- Original research
- Open Access
Cuff overinflation and endotracheal tube obstruction: case report and experimental study
© Hofstetter et al; licensee BioMed Central Ltd. 2010
- Received: 13 November 2009
- Accepted: 8 April 2010
- Published: 8 April 2010
Initiated by a clinical case of critical endotracheal tube (ETT) obstruction, we aimed to determine factors that potentially contribute to the development of endotracheal tube obstruction by its inflated cuff. Prehospital climate and storage conditions were simulated.
Five different disposable ETTs (6.0, 7.0, and 8.0 mm inner diameter) were exposed to ambient outside temperature for 13 months. In addition, every second of these tubes was mechanically stressed by clamping its cuffed end between the covers of a metal emergency case for 10 min. Then, all tubes were heated up to normal body temperature, placed within the cock of a syringe, followed by stepwise inflation of their cuffs to pressures of 3 kPa and ≥12 kPa, respectively. The inner lumen of the ETT was checked with the naked eye for any obstruction caused by the external cuff pressure.
Neither in tubes that were exposed to ambient temperature (range: -12°C to +44°C) nor in those that were also clamped, visible obstruction by inflated cuffs was detected at any of the two cuff pressure levels.
We could not demonstrate a critical obstruction of an ETT by its inflated cuff, neither when the cuff was over-inflated to a pressure of 12 kPa or higher, nor in ETTs that had been exposed to unfavorable storage conditions and significant mechanical stress.
- Cuff Pressure
- Emergency Case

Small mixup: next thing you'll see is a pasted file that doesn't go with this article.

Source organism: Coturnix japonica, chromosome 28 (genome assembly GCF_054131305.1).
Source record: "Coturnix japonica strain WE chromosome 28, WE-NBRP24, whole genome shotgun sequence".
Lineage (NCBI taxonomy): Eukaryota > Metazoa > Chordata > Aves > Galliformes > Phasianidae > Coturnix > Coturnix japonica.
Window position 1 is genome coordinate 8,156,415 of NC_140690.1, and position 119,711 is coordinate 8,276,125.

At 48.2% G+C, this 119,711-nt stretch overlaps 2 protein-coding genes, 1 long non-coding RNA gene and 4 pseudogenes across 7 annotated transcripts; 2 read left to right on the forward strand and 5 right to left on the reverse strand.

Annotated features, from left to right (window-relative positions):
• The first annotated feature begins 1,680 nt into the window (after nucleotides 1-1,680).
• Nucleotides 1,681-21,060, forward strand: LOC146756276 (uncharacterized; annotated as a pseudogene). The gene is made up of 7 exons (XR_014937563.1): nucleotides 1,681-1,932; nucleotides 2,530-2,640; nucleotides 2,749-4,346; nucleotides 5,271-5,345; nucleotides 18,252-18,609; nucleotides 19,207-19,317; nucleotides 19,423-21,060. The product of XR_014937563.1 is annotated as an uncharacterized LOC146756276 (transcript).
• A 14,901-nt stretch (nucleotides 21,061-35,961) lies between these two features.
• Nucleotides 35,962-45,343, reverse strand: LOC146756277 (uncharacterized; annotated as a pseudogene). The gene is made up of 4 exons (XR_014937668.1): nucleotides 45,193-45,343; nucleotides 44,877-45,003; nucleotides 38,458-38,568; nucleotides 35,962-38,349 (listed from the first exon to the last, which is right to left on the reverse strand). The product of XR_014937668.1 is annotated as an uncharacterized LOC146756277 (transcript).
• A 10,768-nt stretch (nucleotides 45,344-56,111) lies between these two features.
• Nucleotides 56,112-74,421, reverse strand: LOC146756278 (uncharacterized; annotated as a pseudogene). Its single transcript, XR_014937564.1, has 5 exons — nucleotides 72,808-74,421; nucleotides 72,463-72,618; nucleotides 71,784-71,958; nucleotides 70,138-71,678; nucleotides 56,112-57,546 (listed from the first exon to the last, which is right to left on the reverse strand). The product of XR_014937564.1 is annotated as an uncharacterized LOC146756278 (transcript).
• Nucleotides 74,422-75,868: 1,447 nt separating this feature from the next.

- Inflated Cuff
- Tube Obstruction
- Visible Obstruction
Frequent causes for critical obstruction of a cuffed ETT include kinking, secretions and cuff hernia [1, 2]. This study was initiated by the observation of a case of critical endotracheal tube (ETT) obstruction due to a compression of its confining wall by the inflated cuff.
An almost complete obstruction of the cross-sectional area of an ETT by its cuff has not been reported in the literature yet. Two potential reasons could have caused this life threatening complication: Faults of the material itself or improper finishing of the ETT could have been one aspect, damage of the material due to suboptimal storage in the ambulance car another.
Because a definitive clarification of the causative reason for this serious complication was not possible posthoc, we performed a prospective study. To clarify whether different commercially available standard ETTs expose such a problem, we stored two of each kind for one year at simulated conditions comparable to those in an ambulance car. In addition, one tube of each kind was improperly handled by clamping it between the top covers of an emergency case for 10 min.
We asked five manufacturers of endotracheal tubes to send us at least three ETT of the sizes 6.0, 7.0 and 8.0 mm ID for a prospective ex vivo study. No details concerning the intended project were communicated. The following types of cuffed ETT were exposed to the conditions described below: Rueschelit Super Safety Clear (Ruesch, Kernen, Germany); Vygon 518 (Vygon, Ecquen, France); ASID Bonz Endosoft-Plus, ASID Bonz, Boeblingen, Germany); Lo-Contour Magill (Mallinckrodt, Athlone, Ireland); Medisil Murphy (Hudson, Lohmar, Germany). Two originally wrapped ETTs of each manufacturer were deposited within a commercially available aluminum emergency case (Ulmer Koffer I, Weinmann, Hamburg, Germany) for 13 months. The case was placed in ambient environment outside a building unprotected against sun and wind for the entire study period and thus exposed to temperatures ranging from -12°C to +44°C. Temperatures inside the case were continuously recorded with a digital thermometer (Vega, WML, Haren, Germany). The case was not opened or moved within these 13 months.